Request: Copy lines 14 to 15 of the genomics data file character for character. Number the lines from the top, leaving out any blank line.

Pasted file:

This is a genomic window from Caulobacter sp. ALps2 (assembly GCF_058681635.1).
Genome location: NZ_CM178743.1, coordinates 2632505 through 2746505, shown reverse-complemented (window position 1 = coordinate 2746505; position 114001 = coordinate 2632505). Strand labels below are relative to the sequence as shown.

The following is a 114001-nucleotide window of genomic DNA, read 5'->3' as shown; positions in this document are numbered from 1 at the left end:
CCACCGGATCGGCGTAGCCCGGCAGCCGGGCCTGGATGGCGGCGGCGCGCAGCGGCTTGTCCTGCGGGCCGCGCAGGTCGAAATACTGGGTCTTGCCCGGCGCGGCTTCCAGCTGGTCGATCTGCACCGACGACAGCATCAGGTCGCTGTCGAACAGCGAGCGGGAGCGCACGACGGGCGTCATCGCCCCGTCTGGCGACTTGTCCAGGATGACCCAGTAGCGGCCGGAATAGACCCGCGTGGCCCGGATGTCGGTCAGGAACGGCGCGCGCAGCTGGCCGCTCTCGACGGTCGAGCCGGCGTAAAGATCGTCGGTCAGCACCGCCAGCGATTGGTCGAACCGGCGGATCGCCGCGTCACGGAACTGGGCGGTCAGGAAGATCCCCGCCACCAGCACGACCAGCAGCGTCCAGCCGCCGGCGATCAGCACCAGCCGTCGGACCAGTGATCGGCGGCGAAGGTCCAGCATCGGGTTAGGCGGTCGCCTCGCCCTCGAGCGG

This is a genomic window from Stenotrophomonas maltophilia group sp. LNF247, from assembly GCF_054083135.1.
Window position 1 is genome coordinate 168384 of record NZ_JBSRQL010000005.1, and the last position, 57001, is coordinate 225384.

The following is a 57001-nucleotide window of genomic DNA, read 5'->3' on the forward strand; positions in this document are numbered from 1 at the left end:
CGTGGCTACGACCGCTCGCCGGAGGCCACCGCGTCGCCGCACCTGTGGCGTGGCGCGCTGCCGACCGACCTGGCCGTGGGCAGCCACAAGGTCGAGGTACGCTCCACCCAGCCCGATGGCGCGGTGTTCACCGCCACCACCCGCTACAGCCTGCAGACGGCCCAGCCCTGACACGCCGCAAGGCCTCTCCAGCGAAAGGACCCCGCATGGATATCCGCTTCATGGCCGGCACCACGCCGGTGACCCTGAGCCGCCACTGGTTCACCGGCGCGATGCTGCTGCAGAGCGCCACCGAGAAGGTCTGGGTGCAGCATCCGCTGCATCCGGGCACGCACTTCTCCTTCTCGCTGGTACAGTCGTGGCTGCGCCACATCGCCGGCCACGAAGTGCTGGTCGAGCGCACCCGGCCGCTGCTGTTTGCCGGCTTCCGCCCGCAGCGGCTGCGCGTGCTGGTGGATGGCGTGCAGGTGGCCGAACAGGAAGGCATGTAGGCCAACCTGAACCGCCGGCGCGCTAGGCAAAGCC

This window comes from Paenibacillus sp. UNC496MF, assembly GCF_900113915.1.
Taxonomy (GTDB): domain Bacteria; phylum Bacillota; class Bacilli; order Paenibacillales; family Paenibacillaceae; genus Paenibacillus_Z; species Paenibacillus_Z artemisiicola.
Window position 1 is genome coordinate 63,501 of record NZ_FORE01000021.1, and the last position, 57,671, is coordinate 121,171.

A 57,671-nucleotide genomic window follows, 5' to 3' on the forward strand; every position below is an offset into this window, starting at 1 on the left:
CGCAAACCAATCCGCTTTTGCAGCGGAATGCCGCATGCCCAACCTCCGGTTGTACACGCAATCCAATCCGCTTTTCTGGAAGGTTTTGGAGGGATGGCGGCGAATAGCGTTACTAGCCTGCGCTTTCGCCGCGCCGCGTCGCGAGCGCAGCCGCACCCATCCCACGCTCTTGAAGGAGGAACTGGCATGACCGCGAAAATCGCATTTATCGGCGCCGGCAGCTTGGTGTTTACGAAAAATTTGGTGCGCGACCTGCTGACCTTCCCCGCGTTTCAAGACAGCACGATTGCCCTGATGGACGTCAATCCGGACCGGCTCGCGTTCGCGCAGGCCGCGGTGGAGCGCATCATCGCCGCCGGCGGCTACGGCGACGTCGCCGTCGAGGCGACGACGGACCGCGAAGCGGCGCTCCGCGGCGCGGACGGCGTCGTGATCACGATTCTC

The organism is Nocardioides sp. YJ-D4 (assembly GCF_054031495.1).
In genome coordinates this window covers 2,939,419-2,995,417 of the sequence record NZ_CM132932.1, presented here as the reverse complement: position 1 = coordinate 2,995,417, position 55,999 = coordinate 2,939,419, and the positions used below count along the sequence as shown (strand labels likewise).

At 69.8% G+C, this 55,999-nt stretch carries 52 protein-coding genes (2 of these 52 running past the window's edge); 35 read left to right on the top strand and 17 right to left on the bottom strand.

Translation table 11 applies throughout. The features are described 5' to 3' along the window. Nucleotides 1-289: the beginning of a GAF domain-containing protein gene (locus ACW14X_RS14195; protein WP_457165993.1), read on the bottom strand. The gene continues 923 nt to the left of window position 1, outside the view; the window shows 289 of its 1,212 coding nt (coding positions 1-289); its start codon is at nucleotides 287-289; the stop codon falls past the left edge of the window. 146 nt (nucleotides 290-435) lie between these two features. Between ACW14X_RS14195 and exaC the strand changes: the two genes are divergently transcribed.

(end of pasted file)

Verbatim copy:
The organism is Nocardioides sp. YJ-D4 (assembly GCF_054031495.1).
In genome coordinates this window covers 2,939,419-2,995,417 of the sequence record NZ_CM132932.1, presented here as the reverse complement: position 1 = coordinate 2,995,417, position 55,999 = coordinate 2,939,419, and the positions used below count along the sequence as shown (strand labels likewise).